Photo by Myles RobinsonRay Turner's nameless nation is one of fifth-circle-of-hell smog descending over cities built for giants. In the large canvases largely taken up by sepia skies, the cities seem like a hybrid of excavated Ur and apocalyptic Thunderdome: nondescript edifices loom inside the walls, packed together against the threat of outsiders. There is no space between them. And then, in the foreground, beyond the empty, crowded city, he throws in parkland where there should be desert, with tiny, smudged adults playing baseball.
Except for the whole baseball thing, the paintings are terrific. Turner's palette consists solely of a thousand shades of burnt umber and two-day-old-onion-dip white. It's not a happy effect, but it's a properly mysterious one. These are settings of another, medieval time and plane—even a Kabbalic one, if you'll permit me to get all Madonna on you. And then there are the baseball players. Rah-rah!
It really is a muddle: there are so many good, despairing points Turner could be trying to make—about cities; about our disappearing leisure time (though only if you count it against the aristocratic class and not against the pre-labor-unions 80-hour workweek or agricultural sunup to sundown); about the essence of Americana being dwarfed into microscopy by the industry of man; about our drab, sienna world.
I don't think he is, though. I think he just likes baseball and thought to himself, "I should put some baseball players in front of this gigantic walled fortress! That would be good. I like baseball." Where there was such a good opportunity for unbridled cynicism and negativity, Turner seems instead to find optimism. Baseball is a gallant sport, one in which we come together in teams with spirit and drink beer and relax. No matter how terrifying the city behind them, the baseball players can go outdoors and have a fun day. Nice!
Turner's last show at Diane Nelson Fine Art focused on bullet trains zooming through barren, murky landscapes in the same eerie palette. Here, he shows people, baby's-fingernail-size though they are. The effect is just as desolate. These teeny crumbs have millions of years to go before they can evolve and repopulate this Planet of the Apes, no matter how much baseball they play.
My favorite in the series "New Paintings" abandons America's pastime. In it, an ancient city's high spires reach the top of the canvas (in most of his works, the sky crushes the cities down to the canvases' bottom sixth). Wandering in front of the graceful buildings, tiny daubs of paint form cloaked figures. It seems as if some biblical scene is being carried out—biblical by way of Gothic. Perhaps a woman is about to be stoned for adultery. Wouldn't that be exciting? Or perhaps it's just another scene of the city's fathers running around, telling everyone what to do. It's positively Talmudic.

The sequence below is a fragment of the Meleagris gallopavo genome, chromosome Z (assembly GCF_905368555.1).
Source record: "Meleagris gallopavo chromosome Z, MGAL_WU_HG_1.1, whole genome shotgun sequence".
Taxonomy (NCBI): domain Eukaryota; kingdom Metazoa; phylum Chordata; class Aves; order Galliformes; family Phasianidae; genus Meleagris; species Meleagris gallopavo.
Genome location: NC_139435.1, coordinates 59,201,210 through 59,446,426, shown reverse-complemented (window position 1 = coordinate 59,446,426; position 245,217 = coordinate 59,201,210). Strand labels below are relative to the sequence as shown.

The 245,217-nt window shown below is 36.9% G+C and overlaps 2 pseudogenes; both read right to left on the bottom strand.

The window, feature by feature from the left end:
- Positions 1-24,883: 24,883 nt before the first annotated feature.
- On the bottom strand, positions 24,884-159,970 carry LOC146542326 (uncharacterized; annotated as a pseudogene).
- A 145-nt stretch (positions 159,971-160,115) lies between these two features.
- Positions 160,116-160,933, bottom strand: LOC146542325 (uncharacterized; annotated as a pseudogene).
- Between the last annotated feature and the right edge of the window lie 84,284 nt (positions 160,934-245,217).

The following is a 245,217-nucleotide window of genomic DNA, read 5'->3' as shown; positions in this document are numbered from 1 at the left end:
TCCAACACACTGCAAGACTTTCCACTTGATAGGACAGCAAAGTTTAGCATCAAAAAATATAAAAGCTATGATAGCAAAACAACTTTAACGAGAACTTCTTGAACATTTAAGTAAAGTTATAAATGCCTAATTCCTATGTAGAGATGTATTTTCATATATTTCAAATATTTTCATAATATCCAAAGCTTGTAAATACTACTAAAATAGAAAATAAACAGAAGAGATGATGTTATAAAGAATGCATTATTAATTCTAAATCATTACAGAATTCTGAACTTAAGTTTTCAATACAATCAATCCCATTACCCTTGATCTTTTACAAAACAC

Also at Diane Nelson, R. Kenton Nelson shows a series of just a few flat, Pop paintings that have charmed their way onto Nelson's office walls. A beach scene shows a beauty in a '40s bathing suit stepping through an inner tube with her smooth, muscled legs, while a handsome man stands next to her, doing nothing, but that's not important. In another, a suited man pours tap water into a glass. The seemingly simple scenes leave a lot of back story undiscovered. They're wonderful (though terribly bourgeois, but what do we care?).
Up the street at Peter Blake Gallery, LA hero Ed Moses is showing a sweet series, though it shimmers suspiciously like Peter Alexander's deep-ocean series at the Orange County Museum of Art. Here, in varying abstracted compositions that weave between squid purple and octopus-ink black, pools of paint form whales' eyes sparingly. One is a rich green slathered with fluorescent yellow. It looks organic, like high-growing iris leaves. It's a series that grows on you as you walk through the gallery: it's simple and dark, yet the dark is not forbidding. Rather, with the preponderance of critters (at least in my Rorschachian reading), it feels almost cheerily populated. Ringo Starr's "Octopus' Garden" could make its home at the bottom of one of these, if Moses just had lots of shiny foil. See? It's sweet!
Ray Turner and R. Kenton Nelson at Diane Nelson Fine Art, 435 Ocean Ave., Laguna Beach, (949) 494-2440. Open Sun.-Fri., 11 a.m.-5 p.m.; Sat., 10 a.m.-5 p.m. Through Sept. 12; Ed Moses at Peter Blake Gallery, 326 N. Coast Hwy., Laguna Beach, (949) 376-9994. Call for hours. Through Sept. 11.
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